I am not surprised that you and your husband are in complete shock, I think any diagnosis shock and scares most of us.
The first time you had leukaemia at 12 yrs old I would have thought must have been really isolating and scary.
I believe treatments have really changed over the years.
@GemmaBloodCancerUK and @Nichola75 have given you brilliant responses that I will not repeat.
I have heard that the talk with the transplant consultant is also a bit of a shock and scary.
Perhaps your husband and you just need time and I think tears are far more healthy than stuffing your emotions down as I did.
Yep, taking it one day at a time sounds good to me, it is an emotional, medical, physical and practical journey, I am far more emotional since my diagnosis and my thoughts and emotions can be really conflicting.
Yes, try and carry on living and I personally am a great believer in fresh air and walking.
As for work just take it steady, your health comes first you have your Occupational Health, the Union and ACAS you might contact in time.
Please keep posting how you are.
Be kind and look after yourselves


Hi @Kate1

Gosh, I can only imagine how afwul it is to be diagnosed with Acute myeloid leukaemia (AML) for a 2nd time, many years after the first diagnosis. Once is enough! And you must have reached a sense of it being firmly in the past. You must be so shocked and worried. I’m so sorry.

If it helps at all, the transplant talk for all Acute myeloid leukaemia (AML) patients is pretty grim, and we’re all given statistics that do not fill us with hope. There was a thread here containing this conversation just last week (involving me and Sarahmum, if you want to look it up.) I was given a 45-50% chance of being alive and disease free two years after transplant. That terrified me! But the fact is, every Acute myeloid leukaemia (AML) patient who is offered a transplant has either got gene mutations with a poor prognosis, or has had a relapse, like you - so they remind us of the severity of our situation in this conversation, not realising we take it so personally to our individual situation. I expect you were given similar stats. They have to make us aware of the risk to gain our consent, but I personally feel the conversation is too much for most people, and scares the bejesus out of everyone, at a time when we are all terrified anyway. I think they should tone this talk down a notch. I walked away thinking I would likely die. It sounds like you have too.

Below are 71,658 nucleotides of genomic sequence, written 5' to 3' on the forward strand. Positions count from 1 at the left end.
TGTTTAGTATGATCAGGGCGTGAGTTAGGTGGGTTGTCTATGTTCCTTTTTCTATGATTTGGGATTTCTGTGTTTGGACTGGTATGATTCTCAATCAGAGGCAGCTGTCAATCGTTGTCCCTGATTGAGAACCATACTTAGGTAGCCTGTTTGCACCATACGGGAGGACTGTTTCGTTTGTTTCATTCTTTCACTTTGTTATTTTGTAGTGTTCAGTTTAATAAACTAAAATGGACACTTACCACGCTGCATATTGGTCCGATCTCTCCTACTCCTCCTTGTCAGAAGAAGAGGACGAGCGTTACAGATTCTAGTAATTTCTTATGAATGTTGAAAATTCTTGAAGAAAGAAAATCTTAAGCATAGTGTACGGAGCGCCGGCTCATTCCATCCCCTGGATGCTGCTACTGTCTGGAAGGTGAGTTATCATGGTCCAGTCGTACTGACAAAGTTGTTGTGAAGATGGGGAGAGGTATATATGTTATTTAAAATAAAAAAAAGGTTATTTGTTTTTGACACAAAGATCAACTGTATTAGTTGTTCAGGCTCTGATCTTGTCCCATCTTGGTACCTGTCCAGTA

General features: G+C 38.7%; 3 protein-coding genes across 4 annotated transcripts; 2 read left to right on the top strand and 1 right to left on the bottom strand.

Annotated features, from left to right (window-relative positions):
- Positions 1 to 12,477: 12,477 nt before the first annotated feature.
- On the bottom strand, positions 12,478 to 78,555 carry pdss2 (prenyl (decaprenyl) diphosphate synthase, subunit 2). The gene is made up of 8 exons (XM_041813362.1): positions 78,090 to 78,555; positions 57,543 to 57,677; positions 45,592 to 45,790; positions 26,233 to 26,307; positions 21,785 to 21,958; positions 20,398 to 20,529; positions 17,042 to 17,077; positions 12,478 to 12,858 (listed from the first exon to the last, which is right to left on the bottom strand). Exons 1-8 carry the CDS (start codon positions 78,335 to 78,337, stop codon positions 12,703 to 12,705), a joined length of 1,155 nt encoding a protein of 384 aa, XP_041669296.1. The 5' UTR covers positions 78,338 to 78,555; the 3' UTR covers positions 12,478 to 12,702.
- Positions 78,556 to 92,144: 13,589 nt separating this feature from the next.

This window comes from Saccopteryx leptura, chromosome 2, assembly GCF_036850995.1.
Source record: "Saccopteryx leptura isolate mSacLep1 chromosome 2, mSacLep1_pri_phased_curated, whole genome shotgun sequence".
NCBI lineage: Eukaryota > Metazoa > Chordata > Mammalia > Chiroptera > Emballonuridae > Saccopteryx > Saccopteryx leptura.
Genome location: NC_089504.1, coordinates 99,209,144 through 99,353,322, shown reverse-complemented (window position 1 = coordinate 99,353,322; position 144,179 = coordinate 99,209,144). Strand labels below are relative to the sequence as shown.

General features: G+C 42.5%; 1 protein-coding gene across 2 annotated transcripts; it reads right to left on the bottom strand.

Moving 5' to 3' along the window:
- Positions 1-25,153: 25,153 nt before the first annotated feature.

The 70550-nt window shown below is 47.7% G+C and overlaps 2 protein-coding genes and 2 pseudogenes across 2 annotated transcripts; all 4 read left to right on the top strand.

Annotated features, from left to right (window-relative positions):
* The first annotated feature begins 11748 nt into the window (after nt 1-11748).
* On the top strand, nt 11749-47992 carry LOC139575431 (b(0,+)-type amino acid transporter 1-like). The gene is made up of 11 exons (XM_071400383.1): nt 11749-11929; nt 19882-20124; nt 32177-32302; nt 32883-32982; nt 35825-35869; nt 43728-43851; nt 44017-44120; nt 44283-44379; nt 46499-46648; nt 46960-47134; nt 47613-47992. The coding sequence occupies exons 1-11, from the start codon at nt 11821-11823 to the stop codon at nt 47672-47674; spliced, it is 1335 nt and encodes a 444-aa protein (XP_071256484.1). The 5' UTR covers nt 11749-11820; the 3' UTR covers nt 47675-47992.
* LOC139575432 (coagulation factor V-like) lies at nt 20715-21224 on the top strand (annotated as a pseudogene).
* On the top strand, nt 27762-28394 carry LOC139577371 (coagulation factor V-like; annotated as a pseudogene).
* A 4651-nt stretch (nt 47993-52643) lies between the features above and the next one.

Another of my consultants reassured me that these stats are very conservative; are based on old figures, and that transplant techniques and responses to subsequent issues, have improved hugely in the last few years - and these figures don’t reflect current outcomes.

I’ve spoken to and met many dozens and dozens of transplant patients now - all with serious situations which necessitated a Stem cell transplant - and we’re still here. I’m 2.5 years post-transplant (hoorah!) and I’m in fine fettle. I’ve only heard of a couple of sad situations. There are many tens of thousands of us stem cell transplant patients alive in Britain today. Please hold on to that and believe you will get through it. It’s not fun, but it’s the gold standard of Acute myeloid leukaemia (AML) treatment with the goal of ridding you of the troublesome mutations permanently. I’ve heard of quite a few people (especially on the Acute myeloid leukaemia (AML) FB group) who have had Acute myeloid leukaemia (AML) twice (or more) and who have gone on to have a Stem cell transplant, and then been able to put it behind them. There IS hope. Your consultants wouldn’t put you forward for a Stem cell transplant if the chances of survival were so slender and you weren’t well enough, because it is a gruelling old procedure, and it’s bloomin’ expensive! Your consultants believe you can get through it. Hold onto that. You CAN do it.

Well, on that note I’ll finish - but please do ask any questions you might have, or just come back for a chat during what must be an horrendous time. Everyone here is so nice. We all genuinely want to help others who are going through the misery we’ve been through. Time is not an issue. We’re here for you.

Very best wishes. X


This is the link to the thread I mentioned, @Kate1.